The Women Who Created Our World–Part 2

The Smith Family Women

Building character

The women in the Smith family were outstanding in the courage with which they faced life.  They relied heavily on faith, honesty, love, and each other.  In PART 1 of this post, we talked about Sylvia Bixby and her daughter, Maria Bixby Smith.

Maria had six daughters who survived to adulthood and two daughters-in-law.  As stated in Part 1, most of these women were still teenagers when they married.  Most endured poverty and loss at some point in their lives.  We are lucky enough to get peeks into how they coped with these hardships.

Bringing beauty into the home

A letter from Josiah Smith, working as a carpenter in the austere mining district of Hurley, Wisconsin, contains a paragraph by his wife Helen which states that she has more than 40 varieties of houseplants.  Wow!  How wonderful to be able to bring beauty into their modest household.

Showing courage in the face of illness

Seven of these eight Smith women had to bury at least one of their children.  Most of them went through really difficult circumstances where their husbands were out of work and poverty threatened.  They endured.  They conquered.  Yet, sometimes Nature takes over.  Illness brought two of them down early in life, one of whom was Ida Marie, who died at age 38.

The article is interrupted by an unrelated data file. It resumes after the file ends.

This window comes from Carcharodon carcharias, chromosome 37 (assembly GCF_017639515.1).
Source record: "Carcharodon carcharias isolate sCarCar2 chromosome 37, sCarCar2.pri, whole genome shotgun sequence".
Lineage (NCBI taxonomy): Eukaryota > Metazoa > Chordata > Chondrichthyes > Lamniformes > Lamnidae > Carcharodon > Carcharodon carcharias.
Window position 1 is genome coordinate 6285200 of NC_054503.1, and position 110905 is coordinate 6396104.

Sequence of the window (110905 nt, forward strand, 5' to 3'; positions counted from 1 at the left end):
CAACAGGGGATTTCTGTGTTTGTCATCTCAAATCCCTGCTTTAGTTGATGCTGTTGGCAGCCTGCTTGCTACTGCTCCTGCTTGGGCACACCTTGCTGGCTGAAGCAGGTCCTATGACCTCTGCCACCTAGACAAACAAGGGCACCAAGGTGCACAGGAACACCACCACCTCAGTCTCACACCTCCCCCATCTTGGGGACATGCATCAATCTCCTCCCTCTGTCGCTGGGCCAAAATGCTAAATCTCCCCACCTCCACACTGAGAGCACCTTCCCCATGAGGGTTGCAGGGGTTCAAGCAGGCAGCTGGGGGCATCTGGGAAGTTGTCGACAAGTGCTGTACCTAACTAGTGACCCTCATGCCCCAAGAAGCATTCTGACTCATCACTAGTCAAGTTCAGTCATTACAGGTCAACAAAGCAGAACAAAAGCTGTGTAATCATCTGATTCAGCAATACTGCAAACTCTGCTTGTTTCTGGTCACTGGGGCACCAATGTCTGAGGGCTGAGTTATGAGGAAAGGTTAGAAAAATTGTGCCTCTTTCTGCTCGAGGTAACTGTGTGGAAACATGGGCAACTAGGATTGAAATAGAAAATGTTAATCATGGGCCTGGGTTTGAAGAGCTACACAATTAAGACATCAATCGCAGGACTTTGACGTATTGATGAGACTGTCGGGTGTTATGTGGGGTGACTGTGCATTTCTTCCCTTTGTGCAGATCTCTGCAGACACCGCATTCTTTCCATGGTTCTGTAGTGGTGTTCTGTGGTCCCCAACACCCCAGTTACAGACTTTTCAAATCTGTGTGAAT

mm_women part 2 ida marie smithIda Marie Smith married Louis Seeber when she was 19.  She gave birth to seven children, four sons and three daughters (one of whom died in infancy).  This clipping, her obituary, says much about how she lived her life.

smith_ida marie smith seeber obit_Overcoming loss

According to Ida’s great granddaughters, Daphne Purchase and Donna Fetzer, Ida’s oldest daughter, Anna, took over the mothering of Ida’s youngest children.  Anna was only 15 years old when this fell on her shoulders.  Try to think of yourself becoming an instant parent at only 15.   Her mother had taught her well.  Both Ida and Anna were heroes.

Relying on Faith

Sisters Nellie and Alice Smith married brothers, John and Hamlin Lytle, respectively.  Geographically, they often ended up in the same places with their husbands working similar jobs.  Nellie and John had two children. The first was daughter Elsie.  Second came son, Lester, who lived only a year.  All of the Smith daughters relied on their faith to bring them through hard times.  In a letter to her aunt Charlotte, Nellie wrote this about her son:

smith_nellie smith lytle_Smith sisters Alice and NellieNellie was never healthy, and she died quite young at age 27.